Similarly, Associate Dean of CBS Susan Keen said the college had already developed integrated advising initiatives through their implementation of BASC along with a cohort program which divided the first year class of 2017 into groups named after the tree of life. A complementary course BIS 98 was also created as a one-unit seminar for first-years to take with their cohorts to develop research skills and relationships with faculty. All of these programs, along with a policy to make advising appointments mandatory for CBS students, began this academic year.
“All these [initiatives] are ways to reach out to the freshmen, break down their isolation and bring them into both the community with each other and community with the scientists,” Keen said. “Hopefully at the end of this year they’ll have met a bunch of people, they’ll have an idea about research, what it’s like to be a scientist and I think they’ll have a good idea of where they belong in the system so they can start thinking about their own lives.”
However, according to Hildreth these changes were also to make sure students get the right information about pre-health professional schools as well as diversify career awareness in the health sciences due to the fact that medical schools are becoming more selective. Nationally, there are also far more pre-med students than seats in these schools.
“This real intense attention we are paying to freshmen as they come in [is] because there are some myths and the thinking people bring [to Davis] with them about medical school, what’s required and what they need to do, some of which is just totally wrong,” Hildreth said. “Your major is immaterial to being a medical school applicant as long as you do certain [requirements] … Medical schools are looking for students who are well-rounded. It’s required to be academically gifted but medicine requires you to be a humanist, a great communicator, you have to empathize with people and their problems. So we want students to understand that those things they have a passion for beyond the academics are very important to their development as an attractive candidate for pre-health, whatever [profession] it might be.”
Along with “myths” that may pervade student discourse, there is also a stigma advising can bring to students concerning their comfort in discussing their potential to attend professional schools.
According to an anonymous fourth-year biochemistry major and transfer student, she and many of her friends who are pre-health have not taken advantage of the resources at HSA due to their previous experiences.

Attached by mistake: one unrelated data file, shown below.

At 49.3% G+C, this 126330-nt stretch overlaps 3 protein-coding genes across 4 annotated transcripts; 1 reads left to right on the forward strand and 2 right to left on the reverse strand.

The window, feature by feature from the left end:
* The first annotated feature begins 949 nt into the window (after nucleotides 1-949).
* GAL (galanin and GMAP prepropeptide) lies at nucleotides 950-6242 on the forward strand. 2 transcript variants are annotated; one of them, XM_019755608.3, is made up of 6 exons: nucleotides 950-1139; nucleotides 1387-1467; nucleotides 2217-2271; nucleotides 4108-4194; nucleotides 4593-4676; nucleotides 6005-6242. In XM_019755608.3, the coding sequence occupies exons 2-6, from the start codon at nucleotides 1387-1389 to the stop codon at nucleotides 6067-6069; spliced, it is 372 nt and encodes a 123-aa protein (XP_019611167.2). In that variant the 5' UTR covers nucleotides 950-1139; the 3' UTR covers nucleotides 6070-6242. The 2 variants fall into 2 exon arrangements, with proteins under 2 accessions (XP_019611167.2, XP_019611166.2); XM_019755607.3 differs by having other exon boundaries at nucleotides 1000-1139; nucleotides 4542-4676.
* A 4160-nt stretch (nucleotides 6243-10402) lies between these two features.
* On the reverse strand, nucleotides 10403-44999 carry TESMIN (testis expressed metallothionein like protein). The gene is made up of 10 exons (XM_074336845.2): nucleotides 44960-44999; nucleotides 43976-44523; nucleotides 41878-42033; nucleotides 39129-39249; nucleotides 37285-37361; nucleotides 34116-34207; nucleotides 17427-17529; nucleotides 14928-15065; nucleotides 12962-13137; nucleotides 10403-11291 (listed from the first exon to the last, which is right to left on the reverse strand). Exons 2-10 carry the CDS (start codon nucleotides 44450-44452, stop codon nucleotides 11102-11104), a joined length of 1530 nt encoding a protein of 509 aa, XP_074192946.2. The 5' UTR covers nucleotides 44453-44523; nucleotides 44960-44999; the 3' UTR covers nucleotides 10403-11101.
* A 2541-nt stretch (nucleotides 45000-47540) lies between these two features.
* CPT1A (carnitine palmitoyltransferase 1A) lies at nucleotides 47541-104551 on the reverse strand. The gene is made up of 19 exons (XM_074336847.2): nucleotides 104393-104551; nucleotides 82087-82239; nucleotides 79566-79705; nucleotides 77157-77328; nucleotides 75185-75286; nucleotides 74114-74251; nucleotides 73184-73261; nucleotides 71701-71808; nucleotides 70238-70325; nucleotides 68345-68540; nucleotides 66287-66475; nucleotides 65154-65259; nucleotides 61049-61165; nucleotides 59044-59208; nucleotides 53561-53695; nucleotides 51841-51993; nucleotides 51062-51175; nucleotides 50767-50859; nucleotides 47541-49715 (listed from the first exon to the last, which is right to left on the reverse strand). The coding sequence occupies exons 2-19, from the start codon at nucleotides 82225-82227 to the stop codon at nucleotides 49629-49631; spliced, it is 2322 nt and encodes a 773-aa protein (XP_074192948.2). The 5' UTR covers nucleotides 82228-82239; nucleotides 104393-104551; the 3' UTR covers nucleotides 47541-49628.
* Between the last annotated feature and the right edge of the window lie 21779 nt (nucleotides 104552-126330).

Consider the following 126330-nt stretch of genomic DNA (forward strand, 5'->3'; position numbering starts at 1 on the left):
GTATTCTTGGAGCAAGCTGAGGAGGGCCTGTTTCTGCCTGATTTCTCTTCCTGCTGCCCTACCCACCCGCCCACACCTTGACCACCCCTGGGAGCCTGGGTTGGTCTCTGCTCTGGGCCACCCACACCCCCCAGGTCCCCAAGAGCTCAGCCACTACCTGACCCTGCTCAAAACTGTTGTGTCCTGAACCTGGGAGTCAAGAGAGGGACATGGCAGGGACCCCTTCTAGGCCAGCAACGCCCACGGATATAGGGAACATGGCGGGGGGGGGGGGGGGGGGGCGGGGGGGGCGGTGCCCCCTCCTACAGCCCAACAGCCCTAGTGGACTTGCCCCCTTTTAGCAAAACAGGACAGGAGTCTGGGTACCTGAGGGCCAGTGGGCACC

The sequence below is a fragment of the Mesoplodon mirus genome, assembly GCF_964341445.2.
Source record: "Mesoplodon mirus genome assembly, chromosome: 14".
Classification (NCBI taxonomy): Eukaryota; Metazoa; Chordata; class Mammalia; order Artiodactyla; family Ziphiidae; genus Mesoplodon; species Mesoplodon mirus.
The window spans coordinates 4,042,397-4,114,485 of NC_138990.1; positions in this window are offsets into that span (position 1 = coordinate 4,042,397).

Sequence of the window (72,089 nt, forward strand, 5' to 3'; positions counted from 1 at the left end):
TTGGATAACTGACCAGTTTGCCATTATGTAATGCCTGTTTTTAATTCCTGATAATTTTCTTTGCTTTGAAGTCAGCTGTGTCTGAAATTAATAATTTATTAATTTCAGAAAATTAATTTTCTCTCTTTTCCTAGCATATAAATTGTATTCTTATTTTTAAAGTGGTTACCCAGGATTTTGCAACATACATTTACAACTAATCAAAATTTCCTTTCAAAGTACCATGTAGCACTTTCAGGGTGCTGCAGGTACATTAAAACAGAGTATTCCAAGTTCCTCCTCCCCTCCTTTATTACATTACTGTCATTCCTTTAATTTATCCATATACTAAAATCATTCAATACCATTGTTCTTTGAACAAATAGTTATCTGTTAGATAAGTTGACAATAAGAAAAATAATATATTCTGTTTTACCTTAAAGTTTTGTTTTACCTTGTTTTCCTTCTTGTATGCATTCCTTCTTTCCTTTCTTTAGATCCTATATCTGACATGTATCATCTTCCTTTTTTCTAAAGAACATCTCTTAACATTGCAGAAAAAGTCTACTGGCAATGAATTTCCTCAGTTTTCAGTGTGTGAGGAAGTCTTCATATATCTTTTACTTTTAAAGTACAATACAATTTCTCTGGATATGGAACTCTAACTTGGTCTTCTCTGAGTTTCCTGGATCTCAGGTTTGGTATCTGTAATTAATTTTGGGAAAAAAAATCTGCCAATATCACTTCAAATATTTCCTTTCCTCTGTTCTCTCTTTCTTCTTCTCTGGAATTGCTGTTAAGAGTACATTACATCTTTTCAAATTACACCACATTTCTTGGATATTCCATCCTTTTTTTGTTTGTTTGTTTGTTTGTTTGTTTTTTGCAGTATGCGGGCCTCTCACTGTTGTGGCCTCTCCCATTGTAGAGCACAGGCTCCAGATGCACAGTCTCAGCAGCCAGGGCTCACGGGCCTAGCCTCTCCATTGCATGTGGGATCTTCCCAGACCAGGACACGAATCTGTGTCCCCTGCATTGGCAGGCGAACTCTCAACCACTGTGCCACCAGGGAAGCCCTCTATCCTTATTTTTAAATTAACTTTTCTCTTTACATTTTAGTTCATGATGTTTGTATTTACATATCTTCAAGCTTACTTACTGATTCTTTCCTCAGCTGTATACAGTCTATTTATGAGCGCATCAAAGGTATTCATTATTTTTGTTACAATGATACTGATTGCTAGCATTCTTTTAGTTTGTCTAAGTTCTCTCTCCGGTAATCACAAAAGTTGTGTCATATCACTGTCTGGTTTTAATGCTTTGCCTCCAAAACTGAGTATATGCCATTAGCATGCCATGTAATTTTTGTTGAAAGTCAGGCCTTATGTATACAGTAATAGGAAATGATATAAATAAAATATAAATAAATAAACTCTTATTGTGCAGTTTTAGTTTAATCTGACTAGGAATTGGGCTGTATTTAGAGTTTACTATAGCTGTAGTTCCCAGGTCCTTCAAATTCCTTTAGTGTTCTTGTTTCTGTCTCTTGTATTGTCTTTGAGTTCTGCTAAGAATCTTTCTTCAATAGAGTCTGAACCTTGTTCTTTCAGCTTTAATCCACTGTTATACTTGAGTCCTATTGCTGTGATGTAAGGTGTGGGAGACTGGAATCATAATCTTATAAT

“I have always wanted to go to advising but a lot of people told me not to go,” she said. “They always said that advisors bring students down. It’s already scary going up to somebody and saying, ‘Here are my grades, what do you think about my chances?’ The first month I was at Davis I was told not to go to them, so I just never went … I know they have peer advising but I feel I would be more intimidated by them because they’re also pre-med, [since] pre-meds in general are super competitive even though I try not to be that way. I think that the whole process is just scary.”
Hildreth, Keen and de la Torre all said that starting interactions between students and faculty as well as advising resources early in their college career may reduce intimidation or fear and allow more student involvement and outreach.
“The goal is to make [advising] more transparent and to allow for greater choices and opportunities earlier on,” de la Torre said. “One of the big issues across the campus is that if you ask a lot of students when they learned about certain opportunities generally most of them would say their junior or senior year … Some of the more professional development and major trajectory [components of advising] are not fully discussed [with incoming students].”
De la Torre further stated that before this partnership between CBS and Student Affairs there was an informal relationship between the two in terms of handling resources, thus the services depended heavy on staff who knew the information.
“By Student Affairs [coordinating with CBS] it creates a different type of relationship of expectations,” de la Torre said. “[Right now] when someone leaves, that relationship goes. I think that formalizing these relationships makes it institutionalized so that students always have those types of opportunities. The good news is now that we’re making more formal relationships with the medical school, and with CBS and Student Affairs we’re going to be able to do programs that in the long run will be sustainable and not dependent on any certain individual.”
According to de la Torre, there will be forums and surveys held to receive feedback from students and peer advisors concerning the new health advising center. One metric that Student Affairs will analyze the initial results of the change will be the acceptance rate of students to professional programs which is expected to be assessed in either 2015 or 2016.
Hildreth said the job description for this key faculty member is still being written and will likely be a national search since they will head the comprehensive health science services for undergraduates with funds sourced from both CBS and Student Affairs.
“Since this is a pivotal hire for all of this, this person is key to making the whole thing work,” Hildreth said. “They have to be a good communicator, they have to be able to interact with students effectively and also with other senior staff members on campus. It’s going to take a very special person to pull this off so we are very intentional on making sure we find the right person.”
SEAN GUERRA can be reached at email@example.com.
Photo by Ciera Pasturel.